Atrial fibrillation (AF) is the commonest sustained cardiac rhythm disorder associated with an increased risk of stroke and systemic embolic events. The prevention of stroke using oral anticoagulants has been a pivotal component of AF management. The purpose of this review is to summarize recent advances in the treatment and prevention of stroke in AF over the last 5 years. We performed a comprehensive structured literature search using MEDLINE for publications from 11th March 2015 through to 31st December 2020. We focused mainly on primarily published research articles and systematic reviews including updates in different international guidelines. We found that improved awareness and detection of AF and use of clinical risk stratification are central to the identification of patients at risk of stroke who would benefit from oral anticoagulation. The recommendation of non-vitamin K antagonist oral anticoagulants over warfarin in both efficacy and safety perspective is represented in all international guidelines. Beyond stroke prevention, there is a move to more holistic or integrated care management of AF, which has been shown to improve outcomes. We conclude that stroke prevention remains a dominant part of the management of patients with AF. Not all stroke risk factors carry equal weight, and many require additional scrutiny (e.g. severity of CAD, type of diabetes, duration of hypertension). The utilization of clinical risk scores to help decision-making should take into account that these scores are mere simplification tools to aid decision-making and the additional clinical benefit with more complex risk scores and addition of biomarkers is limited. Also, stroke and bleeding risks are dynamic and require regular review. Instead of arbitrarily categorizing patients into (artificial) low, moderate, and high stroke risk strata, anticoagulation should be offered to all patients with AF unless they are low risk with no risk factors for stroke. Stroke prevention is also part of the proactive, integrated care approach to holistic management of patients with AF, which can be simplified in the ABC (Atrial fibrillation Better Care) pathway: ‘A’ Avoid stroke/Anticoagulation; ‘B’ Better symptom management emphasising patient-centred symptom directed decisions on rate or rhythm control strategies; and ‘C’ refers to Cardiovascular risk and comorbidity optimization, including lifestyle changes and attention to patient values and preferences, as well as the psychological morbidity associated with AF.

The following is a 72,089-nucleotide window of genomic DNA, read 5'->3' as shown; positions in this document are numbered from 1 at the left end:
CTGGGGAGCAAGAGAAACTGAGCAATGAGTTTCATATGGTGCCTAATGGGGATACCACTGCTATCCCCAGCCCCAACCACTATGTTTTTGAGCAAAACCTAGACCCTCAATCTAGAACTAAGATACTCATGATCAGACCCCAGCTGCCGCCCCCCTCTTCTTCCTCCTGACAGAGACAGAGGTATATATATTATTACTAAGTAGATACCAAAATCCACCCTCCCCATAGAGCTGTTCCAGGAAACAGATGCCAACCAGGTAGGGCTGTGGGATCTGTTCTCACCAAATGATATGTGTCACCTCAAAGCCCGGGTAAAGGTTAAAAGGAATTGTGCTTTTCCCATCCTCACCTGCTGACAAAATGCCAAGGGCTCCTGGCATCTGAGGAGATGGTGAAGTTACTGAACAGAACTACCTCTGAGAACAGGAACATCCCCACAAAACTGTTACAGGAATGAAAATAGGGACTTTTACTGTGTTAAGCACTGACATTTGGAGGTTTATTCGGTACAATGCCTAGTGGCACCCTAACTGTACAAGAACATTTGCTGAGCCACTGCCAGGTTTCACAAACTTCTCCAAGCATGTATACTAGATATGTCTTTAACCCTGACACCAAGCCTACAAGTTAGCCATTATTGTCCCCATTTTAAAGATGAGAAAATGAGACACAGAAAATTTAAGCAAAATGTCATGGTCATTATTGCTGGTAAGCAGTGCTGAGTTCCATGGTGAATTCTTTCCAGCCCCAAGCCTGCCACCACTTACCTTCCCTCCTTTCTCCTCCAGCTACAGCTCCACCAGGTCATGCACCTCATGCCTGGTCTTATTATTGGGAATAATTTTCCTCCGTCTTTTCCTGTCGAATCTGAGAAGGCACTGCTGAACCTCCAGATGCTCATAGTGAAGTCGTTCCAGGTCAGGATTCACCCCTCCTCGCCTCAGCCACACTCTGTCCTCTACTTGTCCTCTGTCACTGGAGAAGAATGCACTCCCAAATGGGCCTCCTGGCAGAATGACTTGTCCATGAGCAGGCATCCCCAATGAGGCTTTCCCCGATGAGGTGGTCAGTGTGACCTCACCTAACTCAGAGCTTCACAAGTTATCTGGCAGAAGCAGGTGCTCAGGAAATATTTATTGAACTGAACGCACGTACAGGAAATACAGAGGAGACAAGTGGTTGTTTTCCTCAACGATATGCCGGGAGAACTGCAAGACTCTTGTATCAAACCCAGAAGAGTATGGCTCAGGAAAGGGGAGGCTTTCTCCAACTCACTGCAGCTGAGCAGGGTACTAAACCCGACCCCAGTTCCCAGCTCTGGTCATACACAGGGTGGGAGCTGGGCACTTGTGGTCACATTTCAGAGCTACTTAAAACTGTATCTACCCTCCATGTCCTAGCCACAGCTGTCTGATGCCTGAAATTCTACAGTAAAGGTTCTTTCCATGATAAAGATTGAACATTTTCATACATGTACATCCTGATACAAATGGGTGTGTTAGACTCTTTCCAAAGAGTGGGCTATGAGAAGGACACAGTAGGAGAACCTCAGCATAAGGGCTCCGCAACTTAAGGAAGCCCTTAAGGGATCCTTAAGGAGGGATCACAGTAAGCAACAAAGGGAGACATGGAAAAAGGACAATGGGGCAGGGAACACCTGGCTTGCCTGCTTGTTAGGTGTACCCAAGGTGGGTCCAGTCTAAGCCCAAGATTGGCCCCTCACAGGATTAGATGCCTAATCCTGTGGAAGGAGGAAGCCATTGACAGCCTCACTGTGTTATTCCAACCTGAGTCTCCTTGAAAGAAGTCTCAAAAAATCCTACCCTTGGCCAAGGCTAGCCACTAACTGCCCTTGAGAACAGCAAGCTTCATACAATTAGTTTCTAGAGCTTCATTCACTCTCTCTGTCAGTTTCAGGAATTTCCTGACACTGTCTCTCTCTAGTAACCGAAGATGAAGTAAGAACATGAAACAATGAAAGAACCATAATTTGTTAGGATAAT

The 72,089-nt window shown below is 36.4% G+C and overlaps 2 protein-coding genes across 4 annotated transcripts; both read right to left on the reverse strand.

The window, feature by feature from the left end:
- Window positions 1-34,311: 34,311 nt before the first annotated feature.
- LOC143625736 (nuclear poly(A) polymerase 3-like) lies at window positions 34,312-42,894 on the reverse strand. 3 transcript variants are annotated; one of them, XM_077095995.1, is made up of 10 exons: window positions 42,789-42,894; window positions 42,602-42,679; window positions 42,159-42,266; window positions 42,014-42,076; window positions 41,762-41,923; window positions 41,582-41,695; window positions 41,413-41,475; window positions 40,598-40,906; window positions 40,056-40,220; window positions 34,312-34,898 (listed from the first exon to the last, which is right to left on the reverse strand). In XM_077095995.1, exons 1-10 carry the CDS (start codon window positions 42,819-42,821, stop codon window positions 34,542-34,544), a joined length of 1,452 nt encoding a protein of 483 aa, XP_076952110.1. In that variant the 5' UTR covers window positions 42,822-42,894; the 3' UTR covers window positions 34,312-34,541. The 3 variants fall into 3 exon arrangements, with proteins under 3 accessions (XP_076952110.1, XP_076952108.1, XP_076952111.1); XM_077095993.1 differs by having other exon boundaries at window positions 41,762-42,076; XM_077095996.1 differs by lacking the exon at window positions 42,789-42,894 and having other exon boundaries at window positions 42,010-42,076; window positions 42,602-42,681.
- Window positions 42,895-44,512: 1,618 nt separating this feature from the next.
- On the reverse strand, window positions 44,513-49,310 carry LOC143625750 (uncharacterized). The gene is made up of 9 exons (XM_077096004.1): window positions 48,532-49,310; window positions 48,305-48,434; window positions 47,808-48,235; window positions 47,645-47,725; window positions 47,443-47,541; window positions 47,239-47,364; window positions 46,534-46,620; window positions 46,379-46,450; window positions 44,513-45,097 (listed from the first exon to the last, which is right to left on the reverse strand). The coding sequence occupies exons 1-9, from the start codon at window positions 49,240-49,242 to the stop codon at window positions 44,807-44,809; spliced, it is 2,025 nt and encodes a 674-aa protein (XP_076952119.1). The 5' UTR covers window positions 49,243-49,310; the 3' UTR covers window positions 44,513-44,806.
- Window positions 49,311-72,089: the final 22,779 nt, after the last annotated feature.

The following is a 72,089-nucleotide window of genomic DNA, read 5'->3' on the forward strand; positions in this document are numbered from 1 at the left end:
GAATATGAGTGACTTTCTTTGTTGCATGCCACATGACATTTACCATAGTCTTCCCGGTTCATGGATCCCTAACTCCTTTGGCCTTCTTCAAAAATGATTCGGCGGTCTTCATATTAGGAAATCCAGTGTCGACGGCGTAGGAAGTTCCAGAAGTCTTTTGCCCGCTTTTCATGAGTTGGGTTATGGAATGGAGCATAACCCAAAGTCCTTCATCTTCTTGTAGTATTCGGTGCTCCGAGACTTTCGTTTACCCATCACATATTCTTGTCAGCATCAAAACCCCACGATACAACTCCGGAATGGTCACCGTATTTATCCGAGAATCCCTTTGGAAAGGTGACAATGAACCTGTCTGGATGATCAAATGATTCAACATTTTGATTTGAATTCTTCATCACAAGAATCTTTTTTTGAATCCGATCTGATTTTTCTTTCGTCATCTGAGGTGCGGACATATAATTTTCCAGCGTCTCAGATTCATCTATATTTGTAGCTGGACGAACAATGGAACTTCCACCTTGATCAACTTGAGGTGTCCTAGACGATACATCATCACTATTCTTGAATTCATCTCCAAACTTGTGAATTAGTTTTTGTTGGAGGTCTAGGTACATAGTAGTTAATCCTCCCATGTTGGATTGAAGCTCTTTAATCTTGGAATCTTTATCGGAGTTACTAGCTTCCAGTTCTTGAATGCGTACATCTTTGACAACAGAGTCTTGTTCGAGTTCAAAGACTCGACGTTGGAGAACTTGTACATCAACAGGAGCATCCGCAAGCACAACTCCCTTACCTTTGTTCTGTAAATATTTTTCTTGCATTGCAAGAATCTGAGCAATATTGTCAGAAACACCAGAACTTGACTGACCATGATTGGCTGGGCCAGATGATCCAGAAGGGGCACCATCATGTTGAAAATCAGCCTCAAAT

ASJC Scopus subject areas
- Cardiology and Cardiovascular Medicine